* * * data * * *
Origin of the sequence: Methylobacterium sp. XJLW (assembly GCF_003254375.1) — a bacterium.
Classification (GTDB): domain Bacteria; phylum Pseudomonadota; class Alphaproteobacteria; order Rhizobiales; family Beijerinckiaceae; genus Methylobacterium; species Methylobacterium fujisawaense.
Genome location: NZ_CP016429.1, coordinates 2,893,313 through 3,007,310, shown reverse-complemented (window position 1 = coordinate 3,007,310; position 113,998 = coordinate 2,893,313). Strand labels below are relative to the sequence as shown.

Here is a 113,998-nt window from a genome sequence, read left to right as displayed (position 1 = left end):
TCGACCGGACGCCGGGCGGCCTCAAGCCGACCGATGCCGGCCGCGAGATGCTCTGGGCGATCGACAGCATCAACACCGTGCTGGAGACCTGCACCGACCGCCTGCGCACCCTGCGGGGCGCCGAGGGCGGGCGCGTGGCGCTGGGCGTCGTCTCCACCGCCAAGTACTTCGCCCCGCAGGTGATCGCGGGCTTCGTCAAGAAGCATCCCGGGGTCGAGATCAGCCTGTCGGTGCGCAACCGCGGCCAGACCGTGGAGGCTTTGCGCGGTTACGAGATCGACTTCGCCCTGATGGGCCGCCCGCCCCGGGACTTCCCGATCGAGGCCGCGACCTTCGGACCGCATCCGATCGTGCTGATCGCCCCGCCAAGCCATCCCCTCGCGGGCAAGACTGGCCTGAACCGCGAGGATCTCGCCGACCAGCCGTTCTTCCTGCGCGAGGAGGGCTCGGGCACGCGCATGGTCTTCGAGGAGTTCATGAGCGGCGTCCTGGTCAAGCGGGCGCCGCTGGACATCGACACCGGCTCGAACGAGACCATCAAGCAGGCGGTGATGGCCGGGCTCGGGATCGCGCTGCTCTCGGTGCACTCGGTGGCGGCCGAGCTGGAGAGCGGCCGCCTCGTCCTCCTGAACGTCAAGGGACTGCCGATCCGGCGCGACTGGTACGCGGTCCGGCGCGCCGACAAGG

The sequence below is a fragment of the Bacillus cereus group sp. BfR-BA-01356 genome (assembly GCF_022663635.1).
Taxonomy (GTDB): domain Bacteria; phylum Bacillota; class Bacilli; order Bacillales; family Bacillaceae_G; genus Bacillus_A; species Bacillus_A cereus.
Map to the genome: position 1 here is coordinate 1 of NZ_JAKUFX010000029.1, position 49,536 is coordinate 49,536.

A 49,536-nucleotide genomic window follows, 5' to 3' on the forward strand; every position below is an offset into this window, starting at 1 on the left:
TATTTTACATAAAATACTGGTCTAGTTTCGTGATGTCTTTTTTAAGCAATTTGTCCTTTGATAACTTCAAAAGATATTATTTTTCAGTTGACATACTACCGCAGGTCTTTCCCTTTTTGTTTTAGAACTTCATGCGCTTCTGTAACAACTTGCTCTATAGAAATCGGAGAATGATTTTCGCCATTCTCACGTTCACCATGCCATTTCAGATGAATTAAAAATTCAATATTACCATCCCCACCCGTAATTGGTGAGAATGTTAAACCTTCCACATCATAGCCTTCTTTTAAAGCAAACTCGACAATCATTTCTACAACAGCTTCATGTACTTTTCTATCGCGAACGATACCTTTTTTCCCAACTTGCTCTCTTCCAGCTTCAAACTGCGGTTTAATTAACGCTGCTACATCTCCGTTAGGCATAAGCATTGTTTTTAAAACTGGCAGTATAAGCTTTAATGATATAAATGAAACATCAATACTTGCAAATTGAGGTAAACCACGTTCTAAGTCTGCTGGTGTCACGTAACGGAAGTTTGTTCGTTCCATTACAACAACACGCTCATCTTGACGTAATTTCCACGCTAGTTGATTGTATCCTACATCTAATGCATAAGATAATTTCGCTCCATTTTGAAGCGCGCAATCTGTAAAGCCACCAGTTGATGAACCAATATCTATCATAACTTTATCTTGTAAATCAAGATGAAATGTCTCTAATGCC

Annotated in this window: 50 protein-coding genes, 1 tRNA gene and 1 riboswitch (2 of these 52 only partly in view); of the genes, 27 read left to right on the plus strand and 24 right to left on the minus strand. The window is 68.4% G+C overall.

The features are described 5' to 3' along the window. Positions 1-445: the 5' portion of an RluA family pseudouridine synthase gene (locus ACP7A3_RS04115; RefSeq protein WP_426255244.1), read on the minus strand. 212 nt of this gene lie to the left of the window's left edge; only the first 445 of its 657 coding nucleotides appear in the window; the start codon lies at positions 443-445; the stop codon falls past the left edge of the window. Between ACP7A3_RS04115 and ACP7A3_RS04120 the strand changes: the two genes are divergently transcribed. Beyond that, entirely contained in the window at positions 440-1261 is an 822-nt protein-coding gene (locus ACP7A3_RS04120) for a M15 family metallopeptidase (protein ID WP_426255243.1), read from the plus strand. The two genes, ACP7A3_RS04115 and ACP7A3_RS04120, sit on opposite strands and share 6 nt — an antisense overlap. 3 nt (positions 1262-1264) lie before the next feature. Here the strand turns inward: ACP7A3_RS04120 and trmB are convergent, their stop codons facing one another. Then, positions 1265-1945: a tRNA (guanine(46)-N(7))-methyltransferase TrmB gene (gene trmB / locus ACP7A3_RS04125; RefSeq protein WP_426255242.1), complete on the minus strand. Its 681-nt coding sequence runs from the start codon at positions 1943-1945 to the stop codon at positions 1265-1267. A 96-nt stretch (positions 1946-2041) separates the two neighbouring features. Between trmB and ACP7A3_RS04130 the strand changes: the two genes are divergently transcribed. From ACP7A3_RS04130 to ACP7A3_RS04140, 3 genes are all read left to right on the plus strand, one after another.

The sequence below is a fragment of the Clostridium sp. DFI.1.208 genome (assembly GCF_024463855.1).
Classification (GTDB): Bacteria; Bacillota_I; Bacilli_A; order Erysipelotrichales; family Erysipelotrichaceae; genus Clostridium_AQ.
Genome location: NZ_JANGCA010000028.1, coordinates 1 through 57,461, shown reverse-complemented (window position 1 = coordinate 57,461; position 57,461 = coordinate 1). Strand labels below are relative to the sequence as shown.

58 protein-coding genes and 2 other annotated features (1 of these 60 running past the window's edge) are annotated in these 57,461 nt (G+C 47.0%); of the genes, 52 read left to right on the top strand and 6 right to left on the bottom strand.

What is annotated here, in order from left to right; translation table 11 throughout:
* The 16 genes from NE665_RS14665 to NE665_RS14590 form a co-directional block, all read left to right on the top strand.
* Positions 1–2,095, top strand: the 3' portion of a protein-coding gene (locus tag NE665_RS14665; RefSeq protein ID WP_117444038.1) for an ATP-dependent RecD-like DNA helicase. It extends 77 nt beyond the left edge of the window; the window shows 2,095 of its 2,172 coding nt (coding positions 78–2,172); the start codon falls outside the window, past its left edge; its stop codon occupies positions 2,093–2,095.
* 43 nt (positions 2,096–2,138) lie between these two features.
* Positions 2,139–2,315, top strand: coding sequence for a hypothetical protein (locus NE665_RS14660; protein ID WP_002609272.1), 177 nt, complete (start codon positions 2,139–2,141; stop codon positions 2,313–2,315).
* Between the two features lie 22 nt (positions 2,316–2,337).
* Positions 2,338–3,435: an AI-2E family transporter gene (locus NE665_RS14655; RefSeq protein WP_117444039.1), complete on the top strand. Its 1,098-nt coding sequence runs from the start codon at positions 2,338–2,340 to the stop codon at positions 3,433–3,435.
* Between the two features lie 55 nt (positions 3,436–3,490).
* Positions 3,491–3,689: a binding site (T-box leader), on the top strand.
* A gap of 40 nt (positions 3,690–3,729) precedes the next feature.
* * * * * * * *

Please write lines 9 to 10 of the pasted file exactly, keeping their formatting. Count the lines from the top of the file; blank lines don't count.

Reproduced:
A 49,536-nucleotide genomic window follows, 5' to 3' on the forward strand; every position below is an offset into this window, starting at 1 on the left:
TATTTTACATAAAATACTGGTCTAGTTTCGTGATGTCTTTTTTAAGCAATTTGTCCTTTGATAACTTCAAAAGATATTATTTTTCAGTTGACATACTACCGCAGGTCTTTCCCTTTTTGTTTTAGAACTTCATGCGCTTCTGTAACAACTTGCTCTATAGAAATCGGAGAATGATTTTCGCCATTCTCACGTTCACCATGCCATTTCAGATGAATTAAAAATTCAATATTACCATCCCCACCCGTAATTGGTGAGAATGTTAAACCTTCCACATCATAGCCTTCTTTTAAAGCAAACTCGACAATCATTTCTACAACAGCTTCATGTACTTTTCTATCGCGAACGATACCTTTTTTCCCAACTTGCTCTCTTCCAGCTTCAAACTGCGGTTTAATTAACGCTGCTACATCTCCGTTAGGCATAAGCATTGTTTTTAAAACTGGCAGTATAAGCTTTAATGATATAAATGAAACATCAATACTTGCAAATTGAGGTAAACCACGTTCTAAGTCTGCTGGTGTCACGTAACGGAAGTTTGTTCGTTCCATTACAACAACACGCTCATCTTGACGTAATTTCCACGCTAGTTGATTGTATCCTACATCTAATGCATAAGATAATTTCGCTCCATTTTGAAGCGCGCAATCTGTAAAGCCACCAGTTGATGAACCAATATCTATCATAACTTTATCTTGTAAATCAAGATGAAATGTCTCTAATGCC